NASA tests Mars rovers in California desert
by Texas A&M University. Contact: Judith White email@example.comMore articles in Solar System
COLLEGE STATION, August 23, 2002 – For an elite group of scientists, "space camp" this summer meant simulating what will happen when NASA sets two robotic research vehicles on the surface of Mars early in 2004.
With less than a year to go before the launch of NASA's Mars Exploration Rover mission, researchers have spent the last few weeks doing high-tech simulations, rehearsing their roles for when the spacecraft take center stage. Among them is Texas A&M University atmospheric physicist Mark Lemmon.
Although Lemmon won't personally be visiting the Red Planet, his experiment will be part of the mission, consisting of two identical robotic rovers scheduled for launch in mid-2003, to arrive at separate destinations on Mars in early 2004. Part of the rovers' mission will be to get a better handle on the nature and accumulation and dissipation patterns of Mars' signature red dust.
"One my goals for the Mars Exploration Rover mission is to figure out what's in the atmosphere of Mars in order to give us better insight as to what the global climate was like in the past and what it could be like in the future," said Lemmon, a research scientist in the Department of Atmospheric Science of the College of Geosciences.
According to most scientists who study Mars, dust is a defining feature of the planet's atmosphere and may constitute the major force eroding the planet's surface, much like the role played by water on the Earth. Understanding the dust on Mars today is vital to understanding how to prepare for the safety of future astronauts who travel to the red planet.
"We think the dust on Mars is composed mainly of clay missed with iron and magnetic material," explained Lemmon. "If humans travel to Mars in the future, they will have to fight the dust to survive."
To test the rovers under simulated Martian conditions, the team at NASA's Jet Propulsion Laboratory (JPL) in Pasadena, Calif., sent one of the robots out to a distant, undisclosed desert location, while the JPL team planned operations and remotely sent commands, just as they will do when the actual rovers land on Mars. The Mars Exploration Rover mission is managed by JPL, a division of the California Institute of Technology , for NASA's Office of Space Science, Washington, D.C.
"The scientific instruments on this test rover are similar to the Athena science payload that will be carried by the Mars Exploration Rovers," said Steve Squyres, principal investigator for the Mars Exploration Rover mission at Cornell University, Ithaca, N.Y. "We're using the test rover now to learn how to do good field geology with a robot. When we get to real Mars rover operations in 2004, we'll be able to use everything we're learning now to maximize our science return."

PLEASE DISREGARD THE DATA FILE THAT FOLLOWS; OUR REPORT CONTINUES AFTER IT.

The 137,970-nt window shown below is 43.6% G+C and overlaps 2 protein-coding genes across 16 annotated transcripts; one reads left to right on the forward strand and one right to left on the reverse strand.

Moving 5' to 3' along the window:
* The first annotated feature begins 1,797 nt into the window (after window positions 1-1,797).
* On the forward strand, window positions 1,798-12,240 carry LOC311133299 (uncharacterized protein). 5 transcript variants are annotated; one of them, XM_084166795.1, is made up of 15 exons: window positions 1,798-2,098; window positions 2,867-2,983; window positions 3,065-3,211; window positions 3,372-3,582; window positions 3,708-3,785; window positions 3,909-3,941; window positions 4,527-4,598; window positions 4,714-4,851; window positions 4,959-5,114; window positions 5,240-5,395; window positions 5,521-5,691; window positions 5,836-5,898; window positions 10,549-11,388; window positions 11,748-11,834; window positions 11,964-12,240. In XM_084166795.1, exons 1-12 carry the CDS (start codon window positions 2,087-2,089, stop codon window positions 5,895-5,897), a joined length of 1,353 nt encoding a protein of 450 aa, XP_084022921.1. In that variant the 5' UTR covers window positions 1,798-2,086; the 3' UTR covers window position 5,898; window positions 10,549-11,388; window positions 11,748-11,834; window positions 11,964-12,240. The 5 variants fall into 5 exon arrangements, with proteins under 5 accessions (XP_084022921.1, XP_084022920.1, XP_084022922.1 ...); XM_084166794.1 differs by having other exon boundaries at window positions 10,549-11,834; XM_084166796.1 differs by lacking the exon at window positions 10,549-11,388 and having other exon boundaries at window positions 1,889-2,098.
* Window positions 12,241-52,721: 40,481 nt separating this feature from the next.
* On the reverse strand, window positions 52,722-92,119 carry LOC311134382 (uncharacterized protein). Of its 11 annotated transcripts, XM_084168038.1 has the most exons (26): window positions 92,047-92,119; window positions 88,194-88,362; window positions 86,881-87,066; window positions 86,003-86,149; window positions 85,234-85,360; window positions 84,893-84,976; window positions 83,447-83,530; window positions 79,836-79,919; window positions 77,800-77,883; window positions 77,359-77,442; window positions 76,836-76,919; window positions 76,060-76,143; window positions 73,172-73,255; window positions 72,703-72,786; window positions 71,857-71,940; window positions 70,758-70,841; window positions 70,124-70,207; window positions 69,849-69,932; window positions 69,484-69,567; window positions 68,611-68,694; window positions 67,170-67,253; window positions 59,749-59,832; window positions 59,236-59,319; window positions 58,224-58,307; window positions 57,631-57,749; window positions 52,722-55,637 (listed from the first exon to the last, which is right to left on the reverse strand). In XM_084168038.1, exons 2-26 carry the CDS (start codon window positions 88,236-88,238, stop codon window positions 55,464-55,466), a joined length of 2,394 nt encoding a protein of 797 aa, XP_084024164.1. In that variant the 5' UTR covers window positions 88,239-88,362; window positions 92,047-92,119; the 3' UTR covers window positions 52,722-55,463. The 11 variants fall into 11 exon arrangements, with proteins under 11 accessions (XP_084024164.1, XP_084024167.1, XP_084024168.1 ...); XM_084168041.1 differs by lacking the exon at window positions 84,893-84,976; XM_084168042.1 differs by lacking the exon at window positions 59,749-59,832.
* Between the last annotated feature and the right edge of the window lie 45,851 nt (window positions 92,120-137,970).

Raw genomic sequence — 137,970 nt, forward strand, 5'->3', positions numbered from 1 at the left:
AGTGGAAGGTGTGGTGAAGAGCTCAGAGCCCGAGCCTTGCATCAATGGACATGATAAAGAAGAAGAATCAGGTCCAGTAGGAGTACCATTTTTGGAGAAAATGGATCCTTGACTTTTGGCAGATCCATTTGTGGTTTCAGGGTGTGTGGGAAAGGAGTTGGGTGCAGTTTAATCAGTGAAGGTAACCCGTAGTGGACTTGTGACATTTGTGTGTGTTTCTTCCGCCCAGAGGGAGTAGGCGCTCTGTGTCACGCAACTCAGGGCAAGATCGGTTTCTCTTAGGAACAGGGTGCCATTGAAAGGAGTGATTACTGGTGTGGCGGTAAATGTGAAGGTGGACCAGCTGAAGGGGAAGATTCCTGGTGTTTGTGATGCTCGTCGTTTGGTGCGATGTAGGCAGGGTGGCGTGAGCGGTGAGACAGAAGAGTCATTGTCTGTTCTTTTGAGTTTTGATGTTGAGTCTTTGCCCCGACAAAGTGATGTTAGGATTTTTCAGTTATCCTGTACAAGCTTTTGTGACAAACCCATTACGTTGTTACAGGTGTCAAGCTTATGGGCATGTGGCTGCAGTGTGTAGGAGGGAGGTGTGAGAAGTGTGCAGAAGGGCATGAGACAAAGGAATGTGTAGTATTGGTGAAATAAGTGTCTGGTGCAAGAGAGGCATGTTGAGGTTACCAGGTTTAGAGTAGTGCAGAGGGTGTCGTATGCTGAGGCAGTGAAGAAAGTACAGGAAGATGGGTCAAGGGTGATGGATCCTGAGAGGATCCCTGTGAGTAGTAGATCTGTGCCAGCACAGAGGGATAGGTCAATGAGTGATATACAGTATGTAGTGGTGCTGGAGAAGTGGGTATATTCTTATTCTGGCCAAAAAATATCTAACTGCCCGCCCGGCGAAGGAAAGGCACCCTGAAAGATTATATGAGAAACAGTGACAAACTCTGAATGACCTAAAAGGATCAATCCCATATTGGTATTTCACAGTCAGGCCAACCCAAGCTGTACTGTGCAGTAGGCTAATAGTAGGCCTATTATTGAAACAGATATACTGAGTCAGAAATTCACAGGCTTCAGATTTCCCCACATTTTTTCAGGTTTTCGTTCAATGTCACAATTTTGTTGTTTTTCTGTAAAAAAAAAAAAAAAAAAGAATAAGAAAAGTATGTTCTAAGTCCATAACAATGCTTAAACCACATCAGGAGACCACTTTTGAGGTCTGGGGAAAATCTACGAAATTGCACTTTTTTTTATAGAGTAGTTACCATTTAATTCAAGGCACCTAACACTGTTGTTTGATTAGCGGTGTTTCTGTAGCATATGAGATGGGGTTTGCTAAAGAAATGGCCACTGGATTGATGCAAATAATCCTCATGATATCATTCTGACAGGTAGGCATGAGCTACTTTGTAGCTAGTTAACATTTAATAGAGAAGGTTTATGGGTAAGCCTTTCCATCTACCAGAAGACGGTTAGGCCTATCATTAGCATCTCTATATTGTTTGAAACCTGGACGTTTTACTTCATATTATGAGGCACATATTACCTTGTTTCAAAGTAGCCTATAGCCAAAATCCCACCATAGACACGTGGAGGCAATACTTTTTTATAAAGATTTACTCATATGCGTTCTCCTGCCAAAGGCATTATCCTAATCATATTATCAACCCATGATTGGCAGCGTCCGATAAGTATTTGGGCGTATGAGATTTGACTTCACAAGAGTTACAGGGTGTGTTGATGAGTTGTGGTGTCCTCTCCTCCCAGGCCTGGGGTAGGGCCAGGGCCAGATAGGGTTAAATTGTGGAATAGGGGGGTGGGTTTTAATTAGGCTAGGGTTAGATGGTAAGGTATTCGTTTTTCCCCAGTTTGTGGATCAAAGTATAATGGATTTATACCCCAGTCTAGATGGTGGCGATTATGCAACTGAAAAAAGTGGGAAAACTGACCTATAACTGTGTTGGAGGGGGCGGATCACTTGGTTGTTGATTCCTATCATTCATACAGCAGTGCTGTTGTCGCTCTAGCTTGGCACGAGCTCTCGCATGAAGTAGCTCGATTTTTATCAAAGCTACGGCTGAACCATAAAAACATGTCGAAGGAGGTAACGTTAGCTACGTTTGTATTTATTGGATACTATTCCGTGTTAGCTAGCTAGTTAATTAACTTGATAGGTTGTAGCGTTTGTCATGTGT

The 10-day blind test, which ran from Aug. 10 to 19, used the Field Integrated Design Operations testbed, called FIDO, which is similar in size and capability to the Mars Exploration Rovers. Although important differences exist, the similarities are great enough that the same types of challenges exist in commanding these rovers in complex realistic terrain as are expected for the rovers on Mars.
The test rovers received and executed daily commands via satellite communications between JPL and the remote desert field site. Each day, they sent images and science data to JPL, revealing properties of the desert geology, and the tests have been rated a success. The real rovers are currently being built at JPL and will be shipped to the Kennedy Space Center in Florida early next year to begin preparations for launch. Shortly before the launch, NASA will select the landing sites.
In addition to his participation in the FIDO field trials, Lemmon also went to Hawaii to discover first-hand the difficulty of dealing with Mars-like dust.
"We hiked around Kauai in the volcanic areas where the dust is similar to martian dust, and by the time we got back to our rental car, the entire car, inside and out, was coated with red dust," Lemmon observed. "I got home from my trip, and my socks are still red after washing them at least 30 times."
Lemmon, who while at the University of Arizona was also on the Mars Pathfinder imaging team in 1997 and the 1999 Mars Polar Lander science team, is hoping to facilitate scheduling of images such as night-time pictures of Mars' moons, Phobos and Deimos, including photos of formation of morning fogs on Mars and shots of Phobos eclipsing the sun. "The most active process occurring on Mars is the movement of dust in the atmosphere, so my project will focus on dust obscuring the sun during our real mission," Lemmon said.